Dia:Beacon Presents Andre Retrospective

Carl Andre: Sculpture as Place, 1958 – 2010

By Amy Lipton

Dia:Beacon is currently presenting the largest one-person exhibition since opening its doors in 2003. Carl Andre: Sculpture as Place, 1958 – 2010 is the artist’s first North American retrospective in 30 years. This large survey covers six galleries and an outdoor location. Much credit is due to Dia Curator Yasmil Raymond and former Director Philippe Vergne who recently left for The Museum of Contemporary Art, Los Angeles.

Years of research went into the making of this long-overdue retrospective which includes work from over 50 years of Andre’s artistic output and is grouped into three parts: 45 sculptures, 160 poems and a selection of assemblages he made as gifts known as Dada Forgeries.

Installation view, Carl Andre: Sculpture as Place, 1958–2010
Installation view, Carl Andre: Sculpture as Place, 1958–2010

Andre is acknowledged as being one of the most important founding artists associated with Minimalism, the art movement that began in the U.S in the 1960s and early 1970s. Minimalist works by artists such as Dan Flavin, Donald Judd, Sol LeWitt, Agnes Martin, Robert Smithson and Richard Serra have been collected by the Dia Art Foundation since that time period and are well represented in the spectacular collection.

Andre shared concerns with all of those artists but his important contribution has been conspicuously missing at Dia:Beacon these past 11 years. There are many possible reasons for this — not least of which is the controversial death of his Cuban-born wife Ana Mendieta, an accomplished and revered artist in her own right, in 1985. Though he was tried and acquitted of murder in 1988, the ensuing years left Andre with a divided camp of supporters — art world friends, critics and dealers, as well as a large faction, including Mendieta’s friends and family, convinced of his guilt.

The exhibition begins with early works from the late 1950s and 60s. Lever (1966) brought Andre widespread attention and was exhibited in Primary Structures: Younger American and British Sculptures at the Jewish Museum, New York, that same year. Consisting of a straight line of 137 white firebricks cutting across the floor, it runs halfway across the gallery. This period is when Andre began to make use of humble industrial materials he could purchase from hardware stores. Andre was not interested in craftsmanship or the handmade. He used factory manufactured materials, possibly an influence from working for the Pennsylvania Railroad from 1960 to 1964.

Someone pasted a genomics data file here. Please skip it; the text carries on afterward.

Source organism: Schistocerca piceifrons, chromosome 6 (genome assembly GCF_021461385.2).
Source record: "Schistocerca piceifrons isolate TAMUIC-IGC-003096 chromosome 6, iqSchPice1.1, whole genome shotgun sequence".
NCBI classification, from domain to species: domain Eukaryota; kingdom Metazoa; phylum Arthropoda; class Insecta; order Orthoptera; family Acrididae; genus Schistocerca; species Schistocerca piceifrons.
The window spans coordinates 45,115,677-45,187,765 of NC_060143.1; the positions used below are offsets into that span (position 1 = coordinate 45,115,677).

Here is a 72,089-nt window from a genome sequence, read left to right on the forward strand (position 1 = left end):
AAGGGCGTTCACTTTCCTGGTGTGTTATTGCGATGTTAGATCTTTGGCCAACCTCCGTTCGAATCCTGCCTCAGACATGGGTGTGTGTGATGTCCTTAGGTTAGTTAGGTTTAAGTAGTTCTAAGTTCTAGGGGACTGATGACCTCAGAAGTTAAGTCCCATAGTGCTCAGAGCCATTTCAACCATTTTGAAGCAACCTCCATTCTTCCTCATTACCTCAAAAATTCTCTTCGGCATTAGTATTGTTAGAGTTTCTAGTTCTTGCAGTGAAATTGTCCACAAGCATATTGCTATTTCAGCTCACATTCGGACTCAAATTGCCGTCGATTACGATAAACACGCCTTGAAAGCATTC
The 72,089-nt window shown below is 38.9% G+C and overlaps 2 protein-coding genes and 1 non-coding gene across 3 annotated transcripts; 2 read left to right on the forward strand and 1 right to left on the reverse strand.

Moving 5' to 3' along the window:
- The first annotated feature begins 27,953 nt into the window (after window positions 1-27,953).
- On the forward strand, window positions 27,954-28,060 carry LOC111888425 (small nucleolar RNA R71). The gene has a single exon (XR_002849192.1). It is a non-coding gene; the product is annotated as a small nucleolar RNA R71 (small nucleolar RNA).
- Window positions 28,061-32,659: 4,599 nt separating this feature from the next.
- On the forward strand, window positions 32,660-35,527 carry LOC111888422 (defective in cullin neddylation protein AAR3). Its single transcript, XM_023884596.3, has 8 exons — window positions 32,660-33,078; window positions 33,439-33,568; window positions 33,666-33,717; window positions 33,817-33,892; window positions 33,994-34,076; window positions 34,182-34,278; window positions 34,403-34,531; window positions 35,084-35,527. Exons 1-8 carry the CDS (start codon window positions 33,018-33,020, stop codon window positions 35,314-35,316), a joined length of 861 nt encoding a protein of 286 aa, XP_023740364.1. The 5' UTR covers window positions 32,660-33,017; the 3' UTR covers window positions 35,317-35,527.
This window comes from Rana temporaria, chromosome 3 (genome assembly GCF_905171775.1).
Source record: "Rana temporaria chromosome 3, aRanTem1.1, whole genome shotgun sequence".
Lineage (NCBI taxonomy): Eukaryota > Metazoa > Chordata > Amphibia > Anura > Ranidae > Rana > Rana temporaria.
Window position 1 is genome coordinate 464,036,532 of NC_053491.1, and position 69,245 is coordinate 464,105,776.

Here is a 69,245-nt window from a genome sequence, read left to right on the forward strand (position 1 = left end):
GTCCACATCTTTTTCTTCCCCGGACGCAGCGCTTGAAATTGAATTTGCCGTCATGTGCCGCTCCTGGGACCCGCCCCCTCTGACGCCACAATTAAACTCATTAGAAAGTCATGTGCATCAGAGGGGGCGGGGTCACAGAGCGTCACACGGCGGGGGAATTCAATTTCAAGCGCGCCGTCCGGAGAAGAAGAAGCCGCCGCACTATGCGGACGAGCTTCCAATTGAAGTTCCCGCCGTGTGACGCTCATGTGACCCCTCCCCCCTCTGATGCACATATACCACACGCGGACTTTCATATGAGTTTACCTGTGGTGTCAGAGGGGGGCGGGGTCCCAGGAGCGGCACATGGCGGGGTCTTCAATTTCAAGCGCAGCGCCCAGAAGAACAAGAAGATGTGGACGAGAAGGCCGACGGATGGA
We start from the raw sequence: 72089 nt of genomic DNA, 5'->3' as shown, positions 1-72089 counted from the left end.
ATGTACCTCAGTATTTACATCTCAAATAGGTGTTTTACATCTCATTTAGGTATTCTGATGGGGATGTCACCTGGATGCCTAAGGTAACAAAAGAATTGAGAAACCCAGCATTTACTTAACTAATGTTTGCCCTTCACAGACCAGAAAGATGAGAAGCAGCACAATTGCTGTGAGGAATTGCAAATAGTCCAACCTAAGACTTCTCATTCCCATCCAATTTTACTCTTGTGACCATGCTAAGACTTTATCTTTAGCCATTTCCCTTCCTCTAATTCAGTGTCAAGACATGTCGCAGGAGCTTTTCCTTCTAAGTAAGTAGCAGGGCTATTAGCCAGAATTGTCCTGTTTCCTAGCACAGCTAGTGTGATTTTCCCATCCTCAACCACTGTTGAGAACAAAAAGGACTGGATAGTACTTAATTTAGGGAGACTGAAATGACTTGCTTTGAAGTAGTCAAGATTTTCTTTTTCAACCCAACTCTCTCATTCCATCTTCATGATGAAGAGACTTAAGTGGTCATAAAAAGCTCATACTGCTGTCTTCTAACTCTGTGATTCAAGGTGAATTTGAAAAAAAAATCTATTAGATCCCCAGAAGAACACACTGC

Andre’s work, low on the floor or stacked to create volume was considered radical in the 1960s. He was an early proponent of “shifting art into a realm of experience,” exhibit notes stated. Disinterested in traditional sculpture’s verticality, Andre called his work “cuts into space” and “places.” He stated: “A place is an area within an environment which has been altered in such a way as to make the general environment more conspicuous.” His metal tile works, flat on the floor are meant to be walked on, but due to the fact that they are in private collections, only one of these works in the exhibition, 46 Roaring Forties, affords that desired experience since the artist owns it.